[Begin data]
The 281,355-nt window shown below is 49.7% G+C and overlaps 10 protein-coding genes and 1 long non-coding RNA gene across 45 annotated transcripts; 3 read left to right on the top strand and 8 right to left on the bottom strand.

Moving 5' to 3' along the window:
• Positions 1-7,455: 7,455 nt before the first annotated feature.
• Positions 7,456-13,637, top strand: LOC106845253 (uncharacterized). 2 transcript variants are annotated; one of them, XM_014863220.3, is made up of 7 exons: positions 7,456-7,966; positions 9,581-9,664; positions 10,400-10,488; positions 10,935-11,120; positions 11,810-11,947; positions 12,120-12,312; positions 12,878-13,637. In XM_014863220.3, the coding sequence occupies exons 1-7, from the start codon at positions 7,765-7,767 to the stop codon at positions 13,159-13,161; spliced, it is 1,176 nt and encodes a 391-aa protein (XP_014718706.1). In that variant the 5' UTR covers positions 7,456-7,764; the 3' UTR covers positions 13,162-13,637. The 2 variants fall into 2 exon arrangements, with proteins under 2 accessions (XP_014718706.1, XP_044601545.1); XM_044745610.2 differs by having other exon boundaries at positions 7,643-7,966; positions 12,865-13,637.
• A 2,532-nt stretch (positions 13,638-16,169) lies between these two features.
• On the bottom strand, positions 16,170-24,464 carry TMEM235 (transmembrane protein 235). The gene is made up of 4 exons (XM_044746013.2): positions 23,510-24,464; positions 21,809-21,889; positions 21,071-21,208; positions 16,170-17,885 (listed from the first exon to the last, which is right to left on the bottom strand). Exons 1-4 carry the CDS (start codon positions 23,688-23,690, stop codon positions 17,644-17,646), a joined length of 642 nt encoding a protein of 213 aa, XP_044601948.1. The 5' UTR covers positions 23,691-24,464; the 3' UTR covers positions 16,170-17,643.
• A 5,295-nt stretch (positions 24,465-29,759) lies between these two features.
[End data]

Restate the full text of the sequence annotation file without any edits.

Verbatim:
The 281,355-nt window shown below is 49.7% G+C and overlaps 10 protein-coding genes and 1 long non-coding RNA gene across 45 annotated transcripts; 3 read left to right on the top strand and 8 right to left on the bottom strand.

Moving 5' to 3' along the window:
• Positions 1-7,455: 7,455 nt before the first annotated feature.
• Positions 7,456-13,637, top strand: LOC106845253 (uncharacterized). 2 transcript variants are annotated; one of them, XM_014863220.3, is made up of 7 exons: positions 7,456-7,966; positions 9,581-9,664; positions 10,400-10,488; positions 10,935-11,120; positions 11,810-11,947; positions 12,120-12,312; positions 12,878-13,637. In XM_014863220.3, the coding sequence occupies exons 1-7, from the start codon at positions 7,765-7,767 to the stop codon at positions 13,159-13,161; spliced, it is 1,176 nt and encodes a 391-aa protein (XP_014718706.1). In that variant the 5' UTR covers positions 7,456-7,764; the 3' UTR covers positions 13,162-13,637. The 2 variants fall into 2 exon arrangements, with proteins under 2 accessions (XP_014718706.1, XP_044601545.1); XM_044745610.2 differs by having other exon boundaries at positions 7,643-7,966; positions 12,865-13,637.
• A 2,532-nt stretch (positions 13,638-16,169) lies between these two features.
• On the bottom strand, positions 16,170-24,464 carry TMEM235 (transmembrane protein 235). The gene is made up of 4 exons (XM_044746013.2): positions 23,510-24,464; positions 21,809-21,889; positions 21,071-21,208; positions 16,170-17,885 (listed from the first exon to the last, which is right to left on the bottom strand). Exons 1-4 carry the CDS (start codon positions 23,688-23,690, stop codon positions 17,644-17,646), a joined length of 642 nt encoding a protein of 213 aa, XP_044601948.1. The 5' UTR covers positions 23,691-24,464; the 3' UTR covers positions 16,170-17,643.
• A 5,295-nt stretch (positions 24,465-29,759) lies between these two features.